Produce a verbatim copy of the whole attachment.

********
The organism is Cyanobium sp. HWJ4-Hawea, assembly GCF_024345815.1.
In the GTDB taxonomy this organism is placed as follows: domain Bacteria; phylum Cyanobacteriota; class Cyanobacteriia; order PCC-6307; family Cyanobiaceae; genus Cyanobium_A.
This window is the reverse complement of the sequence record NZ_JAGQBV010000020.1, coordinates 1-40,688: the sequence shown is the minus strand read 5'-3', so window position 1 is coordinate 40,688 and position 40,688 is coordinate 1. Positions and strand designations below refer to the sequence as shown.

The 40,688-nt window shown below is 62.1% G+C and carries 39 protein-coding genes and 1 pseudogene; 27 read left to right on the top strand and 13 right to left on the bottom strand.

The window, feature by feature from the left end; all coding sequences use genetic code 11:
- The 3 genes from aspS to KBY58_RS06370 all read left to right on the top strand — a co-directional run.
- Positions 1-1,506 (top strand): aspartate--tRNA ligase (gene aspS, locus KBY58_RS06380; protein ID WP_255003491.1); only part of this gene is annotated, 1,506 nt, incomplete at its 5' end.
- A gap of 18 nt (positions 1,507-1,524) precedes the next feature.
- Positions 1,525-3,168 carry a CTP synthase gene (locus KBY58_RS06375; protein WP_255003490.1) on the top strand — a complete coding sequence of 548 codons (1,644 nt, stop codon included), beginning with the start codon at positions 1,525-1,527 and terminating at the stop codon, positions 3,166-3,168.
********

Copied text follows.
The organism is Cyanobium sp. HWJ4-Hawea, assembly GCF_024345815.1.
In the GTDB taxonomy this organism is placed as follows: domain Bacteria; phylum Cyanobacteriota; class Cyanobacteriia; order PCC-6307; family Cyanobiaceae; genus Cyanobium_A.
This window is the reverse complement of the sequence record NZ_JAGQBV010000020.1, coordinates 1-40,688: the sequence shown is the minus strand read 5'-3', so window position 1 is coordinate 40,688 and position 40,688 is coordinate 1. Positions and strand designations below refer to the sequence as shown.

The 40,688-nt window shown below is 62.1% G+C and carries 39 protein-coding genes and 1 pseudogene; 27 read left to right on the top strand and 13 right to left on the bottom strand.

The window, feature by feature from the left end; all coding sequences use genetic code 11:
- The 3 genes from aspS to KBY58_RS06370 all read left to right on the top strand — a co-directional run.
- Positions 1-1,506 (top strand): aspartate--tRNA ligase (gene aspS, locus KBY58_RS06380; protein ID WP_255003491.1); only part of this gene is annotated, 1,506 nt, incomplete at its 5' end.
- A gap of 18 nt (positions 1,507-1,524) precedes the next feature.
- Positions 1,525-3,168 carry a CTP synthase gene (locus KBY58_RS06375; protein WP_255003490.1) on the top strand — a complete coding sequence of 548 codons (1,644 nt, stop codon included), beginning with the start codon at positions 1,525-1,527 and terminating at the stop codon, positions 3,166-3,168.